It’s a typical day at the E.S. Grant Hospital - Liberia’s sole psychiatric institution. A young man has just been admitted and is having an epileptic fit. People are gathered round him, including his Mamie Kwaleh. She’s clearly at her wits end frustrated by her inability to find a traditional cure.
“That's my first son.. I made some country medicine for him. Now, I’m tired,” Kwaleh says.
A hospital attendant remarks it’s good she brought him to the hospital, because now he can be helped.
An immense impact
At the far end of the courtyard, a group of patients enjoy a therapeutic singing session. The hospital is run on behalf of the Ministry of Health by Cap Anamur, a German non-governmental organization. Christine Veldink, the hospital coordinator, says a few smaller organizations offer counseling to women victims of rape, but only Cap Anamur and the French organization Doctors Without Borders provide comprehensive mental health care in Liberia.
He says, “we are the only ones who are treating …the severe mentally ill: the really psychiatric patients with severe depressions, with psychosis [or] with bipolar disorders."
The small psychiatric hospital has nurses, but no doctors. Medications sometimes run out. But despite these shortcomings, its impact is immense.
That’s a 14-year-old young psychiatric patient named Handful. She earned her name, because at birth she could be held in one hand. She says she misses her mommy.
Handful is being treated for depression. Much has gone wrong in her short life. She’s been sexually abused and abandoned by her mother. She’s had to live on the streets selling her body to survive. Medical staffs say once she’s well, Handful will go to an orphanage for girls.
“We are now treating her for a short time, and then she goes to a home for girls. We don’t know if she is going to stay there, because she’s been there before and she runs away every time," says hospital coordinator Christine Veldink. "She doesn’t really understand that she has to stay in one place to be safe. So we don’t know.”
Addiction to drugs
Nurses at E.S. Grant hospital say most of the cases they treat are linked to drug addiction These are cases similar to that of 29-year old Prince Kamara.
Prince Kamara suffered a drug induced psychosis just before he was admitted to a hospital.
“I started fighting. They injected my two legs and four days before I come to myself,” he says.
Dr Benjamin Harris, Liberia’s sole psychiatrist, says there is a growing problem of drug addiction linked to mental illness among the young.
“The studies show that 27 % of the individuals surveyed had had substance abuse related problems and substance abuse issues are a growing problem in Liberia. Unless something is done pretty quickly to try to address this problem, it is bound to get worse," he says.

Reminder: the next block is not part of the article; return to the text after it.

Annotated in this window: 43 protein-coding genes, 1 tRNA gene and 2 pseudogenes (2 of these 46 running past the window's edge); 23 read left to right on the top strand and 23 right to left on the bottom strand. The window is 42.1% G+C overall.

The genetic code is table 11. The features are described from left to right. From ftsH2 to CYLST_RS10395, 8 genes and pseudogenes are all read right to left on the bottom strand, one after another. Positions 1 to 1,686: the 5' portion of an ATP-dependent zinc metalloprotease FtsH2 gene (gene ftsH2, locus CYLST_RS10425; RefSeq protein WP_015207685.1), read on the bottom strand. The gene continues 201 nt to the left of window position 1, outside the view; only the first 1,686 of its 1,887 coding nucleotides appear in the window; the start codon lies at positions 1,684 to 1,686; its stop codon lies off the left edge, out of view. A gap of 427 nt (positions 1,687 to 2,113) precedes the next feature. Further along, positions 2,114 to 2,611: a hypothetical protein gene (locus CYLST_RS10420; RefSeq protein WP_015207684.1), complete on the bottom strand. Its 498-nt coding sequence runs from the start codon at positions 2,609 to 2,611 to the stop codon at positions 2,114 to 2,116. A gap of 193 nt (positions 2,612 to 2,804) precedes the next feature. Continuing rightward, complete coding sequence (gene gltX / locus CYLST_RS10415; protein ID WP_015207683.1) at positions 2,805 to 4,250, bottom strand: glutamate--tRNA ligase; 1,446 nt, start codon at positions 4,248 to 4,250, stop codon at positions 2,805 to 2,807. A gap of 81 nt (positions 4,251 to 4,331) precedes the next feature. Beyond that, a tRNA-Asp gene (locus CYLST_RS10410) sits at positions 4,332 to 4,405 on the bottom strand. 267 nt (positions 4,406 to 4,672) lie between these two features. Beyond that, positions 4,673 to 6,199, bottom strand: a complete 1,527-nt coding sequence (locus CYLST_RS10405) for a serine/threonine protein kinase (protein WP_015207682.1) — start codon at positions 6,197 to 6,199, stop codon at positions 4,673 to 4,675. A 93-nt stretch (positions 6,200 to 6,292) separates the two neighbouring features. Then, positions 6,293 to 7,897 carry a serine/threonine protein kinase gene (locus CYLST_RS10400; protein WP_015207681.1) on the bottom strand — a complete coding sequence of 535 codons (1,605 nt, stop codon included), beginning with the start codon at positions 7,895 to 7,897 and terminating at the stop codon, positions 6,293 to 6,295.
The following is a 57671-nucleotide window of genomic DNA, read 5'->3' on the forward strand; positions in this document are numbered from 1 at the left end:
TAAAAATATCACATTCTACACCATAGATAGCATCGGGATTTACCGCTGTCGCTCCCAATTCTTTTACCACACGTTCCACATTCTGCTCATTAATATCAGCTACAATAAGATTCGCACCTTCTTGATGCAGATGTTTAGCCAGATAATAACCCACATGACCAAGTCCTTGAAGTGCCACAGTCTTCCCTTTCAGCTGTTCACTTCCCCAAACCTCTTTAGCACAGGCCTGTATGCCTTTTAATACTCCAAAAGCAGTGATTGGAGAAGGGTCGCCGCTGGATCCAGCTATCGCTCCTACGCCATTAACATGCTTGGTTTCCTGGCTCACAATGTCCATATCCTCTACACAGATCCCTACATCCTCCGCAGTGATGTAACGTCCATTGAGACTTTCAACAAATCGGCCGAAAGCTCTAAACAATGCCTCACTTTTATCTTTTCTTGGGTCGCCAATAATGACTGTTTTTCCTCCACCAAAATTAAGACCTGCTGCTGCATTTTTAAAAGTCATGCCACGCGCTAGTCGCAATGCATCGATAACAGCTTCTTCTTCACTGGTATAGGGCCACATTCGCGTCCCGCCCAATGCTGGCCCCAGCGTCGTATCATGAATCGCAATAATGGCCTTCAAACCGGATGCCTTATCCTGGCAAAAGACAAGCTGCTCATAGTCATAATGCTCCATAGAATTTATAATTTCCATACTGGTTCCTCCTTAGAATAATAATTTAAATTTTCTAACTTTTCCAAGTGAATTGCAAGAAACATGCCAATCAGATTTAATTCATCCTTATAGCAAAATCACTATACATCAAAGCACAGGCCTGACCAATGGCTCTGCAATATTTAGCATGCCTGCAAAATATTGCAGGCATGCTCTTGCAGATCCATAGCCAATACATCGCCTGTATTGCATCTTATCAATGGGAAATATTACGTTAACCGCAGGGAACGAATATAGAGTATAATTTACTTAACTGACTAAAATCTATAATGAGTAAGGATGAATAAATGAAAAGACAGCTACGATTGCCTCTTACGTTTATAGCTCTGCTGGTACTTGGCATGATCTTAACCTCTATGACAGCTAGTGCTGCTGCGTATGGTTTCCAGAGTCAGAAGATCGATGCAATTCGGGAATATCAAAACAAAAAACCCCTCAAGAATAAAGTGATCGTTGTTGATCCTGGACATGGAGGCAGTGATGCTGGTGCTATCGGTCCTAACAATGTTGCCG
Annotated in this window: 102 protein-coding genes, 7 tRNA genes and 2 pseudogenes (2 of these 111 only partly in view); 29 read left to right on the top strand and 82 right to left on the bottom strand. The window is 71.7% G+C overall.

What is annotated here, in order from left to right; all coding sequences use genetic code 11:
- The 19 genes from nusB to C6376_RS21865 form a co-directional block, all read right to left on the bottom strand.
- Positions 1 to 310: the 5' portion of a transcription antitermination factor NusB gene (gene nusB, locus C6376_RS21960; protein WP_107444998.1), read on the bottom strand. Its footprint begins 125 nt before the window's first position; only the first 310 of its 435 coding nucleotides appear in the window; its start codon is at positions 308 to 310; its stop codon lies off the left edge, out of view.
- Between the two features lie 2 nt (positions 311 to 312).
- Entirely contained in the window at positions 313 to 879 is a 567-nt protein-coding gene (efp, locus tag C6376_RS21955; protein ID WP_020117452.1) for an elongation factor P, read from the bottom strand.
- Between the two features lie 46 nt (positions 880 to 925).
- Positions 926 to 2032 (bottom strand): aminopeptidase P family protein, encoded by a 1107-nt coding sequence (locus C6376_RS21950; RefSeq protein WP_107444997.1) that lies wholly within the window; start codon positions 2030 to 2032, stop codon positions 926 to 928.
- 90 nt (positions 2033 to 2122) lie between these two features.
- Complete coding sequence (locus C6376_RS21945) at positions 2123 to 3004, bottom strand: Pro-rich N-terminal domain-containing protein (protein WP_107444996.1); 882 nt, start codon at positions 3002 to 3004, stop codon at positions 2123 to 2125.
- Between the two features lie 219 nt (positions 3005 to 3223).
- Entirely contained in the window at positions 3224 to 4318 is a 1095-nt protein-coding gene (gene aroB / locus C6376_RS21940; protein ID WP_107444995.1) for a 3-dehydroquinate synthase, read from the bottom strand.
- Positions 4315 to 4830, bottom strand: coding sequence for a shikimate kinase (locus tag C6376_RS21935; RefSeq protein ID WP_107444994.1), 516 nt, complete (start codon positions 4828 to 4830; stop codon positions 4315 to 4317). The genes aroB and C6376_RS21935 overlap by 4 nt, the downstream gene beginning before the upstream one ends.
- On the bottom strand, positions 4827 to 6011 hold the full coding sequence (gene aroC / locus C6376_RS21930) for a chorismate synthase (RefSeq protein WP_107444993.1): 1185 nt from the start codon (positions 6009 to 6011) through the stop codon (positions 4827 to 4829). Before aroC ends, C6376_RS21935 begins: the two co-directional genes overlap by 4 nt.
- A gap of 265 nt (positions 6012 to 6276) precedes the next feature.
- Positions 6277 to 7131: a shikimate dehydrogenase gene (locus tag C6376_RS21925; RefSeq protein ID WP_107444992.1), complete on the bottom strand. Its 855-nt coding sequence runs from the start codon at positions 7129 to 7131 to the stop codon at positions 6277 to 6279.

But things are getting better for Prince Kamara, and he is grateful to the staff of the E.S. Grant hospital.
He says now he is feeling well and thanks all who took care of him.
Prince Kamara is one of the lucky few to access treatment. Harris says the number of people with mental health issues in Liberia is alarmingly high.
“There’s only one major study that has been done, and this is also a survey of 1,600 households in Liberia," says Harris. "The figures that have been derived from that study show that about 43% of the individuals surveyed meet the diagnostic criteria for serious depressive illness major depressive disorder and about 43% for post traumatic stress disorder. So these are alarming figures."
A ray of hope
After years of lobbying, Harris has finally managed to get the government to add mental health to the overall health planning process.
The result is the recent launch of a new mental health plan produced with the support of the World Health Organization. The plan focuses on community based care, increased training of medical personnel and the reform of the system for allocating prescription drugs.
Emmanuel Ballor, a mental health counselor at E.S. Grant hospital, says the new effort offers hope.
“[As for] the portion I have read, I think if everything will be [be brought to a practical level]. It’s going to work. Because they try to open a few beds in general hospitals and then this becomes the official referral source. So when we have those established in the various hospitals in the counties, I think that can help to reduce some of these problems," Ballor says.
Dr. Peter Clement of the World Health Organization says the policy provides a framework for reform.
“The plan is derived from the policy that is based on the situational analysis in the country. What are the real needs at the moment and guiding the ministry within the next maybe five years to come up with clear approaches to really addressing the issue of mental health,” says Clement.
With the launch of a mental health plan the next challenge for the government of Liberia is raising funds to implement it.